Sep 3, 2012

What did your parents do for a living, when they were children?

My parents' families can be very tightlipped on certain subjects. For example: They still haven't told me my father was married & divorced, previous to marrying my mother. I'm 45 years old - I think I can handle it. They are all ancient now, I guess they'll never tell me.
So I wasn't surprised at Christmas dinner, a few years back, when my uncle mentioned that he and my father, and the rest of the family, spent every summer working as migrant laborers, picking crops all over the region. "When was this?" I asked. "Oh, our whole lives growing up," he said. This was in the 20's and 30's. They picked fruits and vegetables on the Delmarva peninsula, and in York County too. I asked him if he liked the work? "Nah." "How about my dad?" "He hated it." (Interestingly, both men had huge gardens as adults.) "Did the girls work?" "Everybody worked."
The other day, I came across the pictures below, made by Lewis Hine, in the employ of the Maryland Child Labor Committee. They show Baltimoreans, mostly Polish families from Fells Point, working in the fields in 1909. This was a few years before my father's generation, so I guess the Child Labor Committee didn't get very far with its crusade. The photographs below are from the Library of Congress. You can see more of them by clicking here and putting in the key words "Hine" & "Maryland." Any captions below are from the original pictures.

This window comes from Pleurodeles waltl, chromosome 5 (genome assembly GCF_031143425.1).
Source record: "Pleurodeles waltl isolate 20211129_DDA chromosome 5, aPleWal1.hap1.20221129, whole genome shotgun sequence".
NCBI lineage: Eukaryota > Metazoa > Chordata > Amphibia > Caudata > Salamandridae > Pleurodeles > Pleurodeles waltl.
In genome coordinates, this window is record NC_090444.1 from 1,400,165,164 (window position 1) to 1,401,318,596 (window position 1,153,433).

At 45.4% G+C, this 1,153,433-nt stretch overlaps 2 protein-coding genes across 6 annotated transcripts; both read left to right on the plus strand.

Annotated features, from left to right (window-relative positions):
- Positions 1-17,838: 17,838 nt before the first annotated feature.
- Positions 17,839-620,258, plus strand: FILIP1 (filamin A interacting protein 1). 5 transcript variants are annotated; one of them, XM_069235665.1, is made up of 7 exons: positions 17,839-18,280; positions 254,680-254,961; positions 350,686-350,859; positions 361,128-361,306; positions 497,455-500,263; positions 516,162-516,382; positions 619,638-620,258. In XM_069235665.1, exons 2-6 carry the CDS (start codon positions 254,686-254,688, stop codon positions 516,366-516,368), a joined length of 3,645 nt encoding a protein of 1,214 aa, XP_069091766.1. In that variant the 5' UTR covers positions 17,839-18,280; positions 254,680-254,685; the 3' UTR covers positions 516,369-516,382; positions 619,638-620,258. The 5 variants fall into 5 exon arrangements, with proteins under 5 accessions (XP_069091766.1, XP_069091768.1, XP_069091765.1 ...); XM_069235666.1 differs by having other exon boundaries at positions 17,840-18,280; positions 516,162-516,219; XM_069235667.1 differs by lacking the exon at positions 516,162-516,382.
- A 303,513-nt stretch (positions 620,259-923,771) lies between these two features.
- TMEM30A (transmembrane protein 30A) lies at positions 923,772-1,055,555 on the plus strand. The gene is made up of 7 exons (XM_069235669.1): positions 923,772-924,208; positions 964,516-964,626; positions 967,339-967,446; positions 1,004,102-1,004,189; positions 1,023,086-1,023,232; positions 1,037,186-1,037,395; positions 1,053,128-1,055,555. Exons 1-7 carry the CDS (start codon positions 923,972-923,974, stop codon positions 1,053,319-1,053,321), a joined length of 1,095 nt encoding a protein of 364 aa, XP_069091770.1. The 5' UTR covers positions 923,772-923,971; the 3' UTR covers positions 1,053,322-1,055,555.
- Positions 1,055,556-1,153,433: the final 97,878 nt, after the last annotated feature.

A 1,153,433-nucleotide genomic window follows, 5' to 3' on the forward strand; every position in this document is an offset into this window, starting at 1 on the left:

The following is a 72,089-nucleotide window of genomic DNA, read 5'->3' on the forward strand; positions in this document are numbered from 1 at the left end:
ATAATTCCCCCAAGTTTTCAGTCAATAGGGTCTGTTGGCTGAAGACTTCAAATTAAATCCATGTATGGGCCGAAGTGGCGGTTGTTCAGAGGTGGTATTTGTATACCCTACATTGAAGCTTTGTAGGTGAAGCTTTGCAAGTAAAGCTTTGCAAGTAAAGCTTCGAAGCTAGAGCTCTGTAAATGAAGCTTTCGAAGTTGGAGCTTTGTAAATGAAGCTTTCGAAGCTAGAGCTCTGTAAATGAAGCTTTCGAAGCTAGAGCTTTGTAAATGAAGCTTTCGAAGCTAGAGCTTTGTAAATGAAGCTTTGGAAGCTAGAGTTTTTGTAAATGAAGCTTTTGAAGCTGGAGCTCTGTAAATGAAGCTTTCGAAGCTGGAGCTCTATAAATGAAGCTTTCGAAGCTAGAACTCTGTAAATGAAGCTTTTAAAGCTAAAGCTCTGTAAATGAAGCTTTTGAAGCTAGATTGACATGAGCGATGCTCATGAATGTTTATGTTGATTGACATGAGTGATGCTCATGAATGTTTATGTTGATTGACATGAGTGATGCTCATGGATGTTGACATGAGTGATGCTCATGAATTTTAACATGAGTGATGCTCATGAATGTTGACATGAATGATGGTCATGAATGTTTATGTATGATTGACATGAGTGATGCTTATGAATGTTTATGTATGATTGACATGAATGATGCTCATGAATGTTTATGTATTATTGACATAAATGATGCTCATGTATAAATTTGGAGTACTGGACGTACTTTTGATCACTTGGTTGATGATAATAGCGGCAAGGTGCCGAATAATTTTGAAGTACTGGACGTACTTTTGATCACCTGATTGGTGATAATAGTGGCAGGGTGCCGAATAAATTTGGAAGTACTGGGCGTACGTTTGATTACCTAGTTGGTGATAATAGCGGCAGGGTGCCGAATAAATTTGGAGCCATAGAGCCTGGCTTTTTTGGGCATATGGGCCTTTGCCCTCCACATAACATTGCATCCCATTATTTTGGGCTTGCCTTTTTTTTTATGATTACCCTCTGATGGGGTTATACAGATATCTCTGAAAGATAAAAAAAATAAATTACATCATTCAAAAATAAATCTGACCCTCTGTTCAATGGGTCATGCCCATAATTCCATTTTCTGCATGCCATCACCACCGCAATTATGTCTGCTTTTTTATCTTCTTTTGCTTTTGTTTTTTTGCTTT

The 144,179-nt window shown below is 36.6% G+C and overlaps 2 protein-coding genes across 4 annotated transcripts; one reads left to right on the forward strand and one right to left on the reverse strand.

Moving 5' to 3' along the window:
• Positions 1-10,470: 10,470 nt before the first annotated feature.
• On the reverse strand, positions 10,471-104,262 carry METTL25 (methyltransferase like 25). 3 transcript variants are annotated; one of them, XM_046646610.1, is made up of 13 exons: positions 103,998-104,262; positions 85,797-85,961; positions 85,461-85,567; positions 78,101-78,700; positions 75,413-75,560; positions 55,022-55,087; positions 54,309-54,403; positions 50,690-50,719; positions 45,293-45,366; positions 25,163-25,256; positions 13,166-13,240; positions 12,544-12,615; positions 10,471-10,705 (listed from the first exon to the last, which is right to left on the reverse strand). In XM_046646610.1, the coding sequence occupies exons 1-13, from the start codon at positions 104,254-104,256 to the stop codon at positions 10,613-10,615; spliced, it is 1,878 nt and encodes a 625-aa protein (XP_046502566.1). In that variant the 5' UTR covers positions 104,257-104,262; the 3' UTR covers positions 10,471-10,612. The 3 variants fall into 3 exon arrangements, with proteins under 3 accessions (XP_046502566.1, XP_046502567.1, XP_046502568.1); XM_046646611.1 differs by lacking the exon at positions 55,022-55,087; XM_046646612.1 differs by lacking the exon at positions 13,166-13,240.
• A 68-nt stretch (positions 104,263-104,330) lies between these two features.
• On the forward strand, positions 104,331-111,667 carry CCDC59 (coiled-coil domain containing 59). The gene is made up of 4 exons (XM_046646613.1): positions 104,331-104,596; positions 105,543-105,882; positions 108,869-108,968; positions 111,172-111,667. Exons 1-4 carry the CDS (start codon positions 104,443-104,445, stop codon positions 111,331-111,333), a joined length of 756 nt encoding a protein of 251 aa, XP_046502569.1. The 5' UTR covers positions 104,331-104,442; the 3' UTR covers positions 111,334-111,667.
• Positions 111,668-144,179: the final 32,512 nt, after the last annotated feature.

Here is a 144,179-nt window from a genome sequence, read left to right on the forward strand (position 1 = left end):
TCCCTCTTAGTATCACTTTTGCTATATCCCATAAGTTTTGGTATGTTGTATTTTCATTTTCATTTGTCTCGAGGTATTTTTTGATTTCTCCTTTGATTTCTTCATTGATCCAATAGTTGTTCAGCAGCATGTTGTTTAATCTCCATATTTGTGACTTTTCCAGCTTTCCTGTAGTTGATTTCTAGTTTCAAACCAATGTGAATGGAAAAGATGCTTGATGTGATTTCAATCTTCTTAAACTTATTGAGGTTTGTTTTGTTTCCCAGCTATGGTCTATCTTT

Off to the berry farms of Maryland. Taken on Fells Point, Baltimore, Md.
A street full of Baltimore immigrants lined up and ready to start for the country to the berry farms. Wolfe Street, near Canton Avenue, Baltimore, Maryland.
Typical cooking and eating quarters of berry pickers. Anne Arundel Co., Maryland.
Annie Bissie, a little picker in the fields near Baltimore.
John Slebzak
Three families live in this shack: one room above and one below. Bottomley's farm near Baltimore, Md.
Interior of a shack occupied by berry pickers. Anne Arundel County., Maryland.
Interior of one family room in upper floor of one of the berry-pickers shacks, Bottomley's farm, near Baltimore.
Groups showing a few of the workers stringing beans in the J. S. Farrand Packing Co., Baltimore, Md.
A canning machine and some of the boy[s] Small boys work at and around these machines some of which[?][ are dangerous. J. S. Farrand Packing Co., Baltimore, Md. Witness--J. W. Magruder. July 7, 1909.
A strawberry field on Rock Creek, near Baltimore. Whites and negroes, old and young, work here from 4:30 A.M. until sunset some days. A long hot day.
These children are representatives of the two families that occupy this one room in a shack on Bottomley's farm, Baltimore, Md.
Marie and Albert Kawalski. 615 S. Band [Bond?] St., Baltimore, Md. Albert is 10 and Marie 11 years old. They worked, with mother, last winter, shucking oysters for Varn & Beard Packing Co., Young Island, S.C. (near Charleston). Mrs. Kawalski did not have things represented to her correctly and she found that all the children that had fare paid were compelled to work for the company. Other smaller children worked some and went to school some. Maire and Albert have worked several summers in the berry, beans and tomato fields packing houses near Baltimore.
Laura Petty, a 6 year old berry picker on Jenkins farm, Rock Creek near Baltimore, Md. "I'm just beginnin'. Picked two boxes yesterday. (2 cents a box).